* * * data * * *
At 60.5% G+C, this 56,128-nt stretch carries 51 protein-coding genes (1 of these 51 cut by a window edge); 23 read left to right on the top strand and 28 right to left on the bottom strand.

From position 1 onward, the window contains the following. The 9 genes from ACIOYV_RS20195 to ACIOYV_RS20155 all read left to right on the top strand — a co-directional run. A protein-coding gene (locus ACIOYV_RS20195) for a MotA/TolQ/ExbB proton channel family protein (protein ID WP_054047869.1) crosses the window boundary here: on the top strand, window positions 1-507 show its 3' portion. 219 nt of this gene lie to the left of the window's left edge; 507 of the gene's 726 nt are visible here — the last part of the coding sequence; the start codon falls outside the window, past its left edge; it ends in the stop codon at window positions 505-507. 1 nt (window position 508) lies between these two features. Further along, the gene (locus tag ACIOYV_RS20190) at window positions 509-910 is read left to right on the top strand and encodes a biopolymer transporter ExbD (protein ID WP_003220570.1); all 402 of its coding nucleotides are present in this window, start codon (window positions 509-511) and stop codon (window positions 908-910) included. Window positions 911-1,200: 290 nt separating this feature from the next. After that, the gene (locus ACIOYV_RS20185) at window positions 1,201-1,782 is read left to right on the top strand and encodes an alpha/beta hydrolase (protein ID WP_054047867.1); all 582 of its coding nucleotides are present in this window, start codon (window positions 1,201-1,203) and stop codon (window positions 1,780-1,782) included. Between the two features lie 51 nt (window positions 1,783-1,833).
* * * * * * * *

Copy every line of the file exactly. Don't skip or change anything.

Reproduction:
At 60.5% G+C, this 56,128-nt stretch carries 51 protein-coding genes (1 of these 51 cut by a window edge); 23 read left to right on the top strand and 28 right to left on the bottom strand.

From position 1 onward, the window contains the following. The 9 genes from ACIOYV_RS20195 to ACIOYV_RS20155 all read left to right on the top strand — a co-directional run. A protein-coding gene (locus ACIOYV_RS20195) for a MotA/TolQ/ExbB proton channel family protein (protein ID WP_054047869.1) crosses the window boundary here: on the top strand, window positions 1-507 show its 3' portion. 219 nt of this gene lie to the left of the window's left edge; 507 of the gene's 726 nt are visible here — the last part of the coding sequence; the start codon falls outside the window, past its left edge; it ends in the stop codon at window positions 505-507. 1 nt (window position 508) lies between these two features. Further along, the gene (locus tag ACIOYV_RS20190) at window positions 509-910 is read left to right on the top strand and encodes a biopolymer transporter ExbD (protein ID WP_003220570.1); all 402 of its coding nucleotides are present in this window, start codon (window positions 509-511) and stop codon (window positions 908-910) included. Window positions 911-1,200: 290 nt separating this feature from the next. After that, the gene (locus ACIOYV_RS20185) at window positions 1,201-1,782 is read left to right on the top strand and encodes an alpha/beta hydrolase (protein ID WP_054047867.1); all 582 of its coding nucleotides are present in this window, start codon (window positions 1,201-1,203) and stop codon (window positions 1,780-1,782) included. Between the two features lie 51 nt (window positions 1,783-1,833).